The author of the key reinstallation attack released scripts on Github to test AP and clients. To test the clients, you have to connect to a fake AP but you still need to know the pre-shared key. Of course you know the password, because you created the fake AP. But if you're performing a real attack, and you created a fake AP with the same essid of a real AP, the clients when trying to connect to the fake AP (that act as MITM) won't be able to since the pre-shared key is different. So, since the pre-shared key is a mismatch you will never be able to reinstall the PTK or GTK because you wouldn't get all the frames you need to replay them. Am I correct?

Same thing for the script to test the real AP. If you know the pre-shared key of the real AP, assuming it supports FT, then you can go ahead and connect to it to do the propers tests regarding packet number reusing. But if you don't know the pre-shared key, if the AP is vulnerable, how are you going to get the all frames of the handshake?

I think with a pre-shared key mismatch you would get only message 1 and 2 of the handshake.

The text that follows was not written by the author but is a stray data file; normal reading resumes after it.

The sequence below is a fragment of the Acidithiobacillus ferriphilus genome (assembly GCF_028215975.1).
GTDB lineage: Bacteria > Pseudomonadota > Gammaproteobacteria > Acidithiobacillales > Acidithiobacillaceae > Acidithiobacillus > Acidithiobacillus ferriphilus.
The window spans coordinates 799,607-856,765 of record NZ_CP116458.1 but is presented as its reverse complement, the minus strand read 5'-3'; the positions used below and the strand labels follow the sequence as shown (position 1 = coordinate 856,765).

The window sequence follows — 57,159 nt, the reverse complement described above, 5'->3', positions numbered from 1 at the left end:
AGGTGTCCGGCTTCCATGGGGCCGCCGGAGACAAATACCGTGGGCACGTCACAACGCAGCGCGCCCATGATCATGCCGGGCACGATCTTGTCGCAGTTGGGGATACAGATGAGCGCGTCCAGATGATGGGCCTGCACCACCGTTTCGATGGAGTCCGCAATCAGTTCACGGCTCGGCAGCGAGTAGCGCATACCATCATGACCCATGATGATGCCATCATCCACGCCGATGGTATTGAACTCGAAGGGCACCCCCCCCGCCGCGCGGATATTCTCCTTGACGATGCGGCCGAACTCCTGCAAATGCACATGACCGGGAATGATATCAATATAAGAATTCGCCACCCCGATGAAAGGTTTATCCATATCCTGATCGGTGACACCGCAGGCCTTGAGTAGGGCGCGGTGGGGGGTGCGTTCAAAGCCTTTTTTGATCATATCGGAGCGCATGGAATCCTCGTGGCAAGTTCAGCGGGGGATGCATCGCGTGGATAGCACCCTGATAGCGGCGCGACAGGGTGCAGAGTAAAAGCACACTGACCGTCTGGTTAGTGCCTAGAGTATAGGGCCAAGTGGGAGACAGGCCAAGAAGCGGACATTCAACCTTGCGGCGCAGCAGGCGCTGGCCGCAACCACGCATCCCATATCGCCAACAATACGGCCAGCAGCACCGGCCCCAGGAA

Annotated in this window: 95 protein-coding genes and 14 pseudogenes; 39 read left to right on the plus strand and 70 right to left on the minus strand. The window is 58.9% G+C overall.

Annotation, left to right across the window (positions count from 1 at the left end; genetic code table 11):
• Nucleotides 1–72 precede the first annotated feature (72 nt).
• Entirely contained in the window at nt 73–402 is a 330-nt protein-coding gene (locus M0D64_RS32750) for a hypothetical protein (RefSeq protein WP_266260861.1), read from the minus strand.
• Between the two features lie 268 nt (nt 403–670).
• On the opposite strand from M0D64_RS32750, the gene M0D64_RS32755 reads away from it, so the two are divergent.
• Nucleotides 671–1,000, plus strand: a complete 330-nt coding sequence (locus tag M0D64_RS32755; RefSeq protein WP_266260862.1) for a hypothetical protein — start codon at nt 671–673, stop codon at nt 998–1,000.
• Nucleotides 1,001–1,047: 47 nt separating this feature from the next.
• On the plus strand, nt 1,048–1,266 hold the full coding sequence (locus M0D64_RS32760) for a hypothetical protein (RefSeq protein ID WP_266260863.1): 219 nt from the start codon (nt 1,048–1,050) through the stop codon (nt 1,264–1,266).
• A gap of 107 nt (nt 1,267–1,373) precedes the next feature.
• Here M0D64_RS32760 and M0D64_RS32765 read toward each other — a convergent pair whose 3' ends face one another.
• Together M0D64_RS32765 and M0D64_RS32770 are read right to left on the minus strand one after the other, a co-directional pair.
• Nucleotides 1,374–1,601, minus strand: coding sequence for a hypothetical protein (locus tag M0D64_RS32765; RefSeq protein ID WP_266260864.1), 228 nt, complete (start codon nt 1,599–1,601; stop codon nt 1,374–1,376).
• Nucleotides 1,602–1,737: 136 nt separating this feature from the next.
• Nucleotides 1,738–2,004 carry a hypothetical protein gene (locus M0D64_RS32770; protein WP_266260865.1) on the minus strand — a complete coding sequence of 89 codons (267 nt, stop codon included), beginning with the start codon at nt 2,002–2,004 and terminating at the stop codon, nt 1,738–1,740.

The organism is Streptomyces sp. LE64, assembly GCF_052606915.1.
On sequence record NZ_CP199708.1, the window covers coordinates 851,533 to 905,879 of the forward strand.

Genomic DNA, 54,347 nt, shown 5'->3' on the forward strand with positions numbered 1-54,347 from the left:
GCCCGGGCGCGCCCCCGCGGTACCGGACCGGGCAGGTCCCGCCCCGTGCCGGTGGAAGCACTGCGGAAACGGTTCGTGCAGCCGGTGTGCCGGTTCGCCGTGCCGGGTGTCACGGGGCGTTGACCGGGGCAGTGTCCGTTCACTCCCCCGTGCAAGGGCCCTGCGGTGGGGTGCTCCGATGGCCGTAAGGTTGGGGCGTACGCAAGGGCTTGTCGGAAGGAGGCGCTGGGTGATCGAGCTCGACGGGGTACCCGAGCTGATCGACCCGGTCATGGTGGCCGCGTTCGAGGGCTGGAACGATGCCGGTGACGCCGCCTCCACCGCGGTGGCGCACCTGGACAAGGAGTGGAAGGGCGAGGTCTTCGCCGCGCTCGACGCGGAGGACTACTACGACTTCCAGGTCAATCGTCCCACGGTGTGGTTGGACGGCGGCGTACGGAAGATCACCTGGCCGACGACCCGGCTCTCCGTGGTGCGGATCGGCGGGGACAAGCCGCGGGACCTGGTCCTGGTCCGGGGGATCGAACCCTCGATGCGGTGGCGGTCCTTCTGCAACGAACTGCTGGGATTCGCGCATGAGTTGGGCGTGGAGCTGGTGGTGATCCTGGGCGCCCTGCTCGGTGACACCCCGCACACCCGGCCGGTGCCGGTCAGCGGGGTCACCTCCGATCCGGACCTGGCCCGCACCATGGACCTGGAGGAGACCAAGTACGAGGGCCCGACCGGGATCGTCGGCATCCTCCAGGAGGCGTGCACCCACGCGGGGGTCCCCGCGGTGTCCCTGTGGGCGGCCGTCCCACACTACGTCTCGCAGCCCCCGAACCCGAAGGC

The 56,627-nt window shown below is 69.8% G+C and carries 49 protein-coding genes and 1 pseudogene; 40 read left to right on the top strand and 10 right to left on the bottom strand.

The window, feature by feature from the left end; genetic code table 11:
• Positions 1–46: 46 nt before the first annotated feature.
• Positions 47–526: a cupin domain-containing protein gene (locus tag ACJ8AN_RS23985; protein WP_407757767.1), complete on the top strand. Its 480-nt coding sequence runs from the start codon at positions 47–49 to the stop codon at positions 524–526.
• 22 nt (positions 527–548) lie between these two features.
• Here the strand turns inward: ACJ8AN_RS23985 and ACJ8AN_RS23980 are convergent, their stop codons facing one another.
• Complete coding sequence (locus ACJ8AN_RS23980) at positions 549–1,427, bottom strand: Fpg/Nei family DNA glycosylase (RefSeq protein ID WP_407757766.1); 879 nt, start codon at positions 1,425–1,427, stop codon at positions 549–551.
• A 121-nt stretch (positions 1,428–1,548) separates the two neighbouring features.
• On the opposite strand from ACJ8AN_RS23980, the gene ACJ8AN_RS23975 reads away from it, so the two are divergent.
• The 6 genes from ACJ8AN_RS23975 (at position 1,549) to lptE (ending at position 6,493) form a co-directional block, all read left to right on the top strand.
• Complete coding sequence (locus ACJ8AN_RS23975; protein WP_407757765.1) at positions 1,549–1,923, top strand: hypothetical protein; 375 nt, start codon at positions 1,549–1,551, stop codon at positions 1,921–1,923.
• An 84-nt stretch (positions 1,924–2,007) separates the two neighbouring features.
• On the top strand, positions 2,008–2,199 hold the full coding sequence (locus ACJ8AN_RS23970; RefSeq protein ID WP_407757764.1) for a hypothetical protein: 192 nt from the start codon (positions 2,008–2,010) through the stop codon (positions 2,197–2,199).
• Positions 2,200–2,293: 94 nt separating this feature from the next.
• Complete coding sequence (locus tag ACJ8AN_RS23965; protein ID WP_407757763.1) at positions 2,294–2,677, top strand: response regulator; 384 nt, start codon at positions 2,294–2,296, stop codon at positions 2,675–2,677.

To the main question: It doesn't, to do the channel-based MITM you need to have the PSK, as you said, this in order to be able to get the 3rd message of the 4-way handshake.

To your first and last assumption: Yes you're correct!

As this question answers in the Q&A

If an attacker can do a man-in-the-middle attack, why can't they just decrypt all the data?

As mentioned in the demonstration, the attacker first obtains a man-in-the-middle (MitM) position between the victim and the real Wi-Fi network (called a channel-based MitM position). However, this MitM position does not enable the attacker to decrypt packets

Also in the paper (PDF) section 3.2 The Key Reinstallation Attack

A second minor obstacle is that we must obtain a MitM position between the client and AP.

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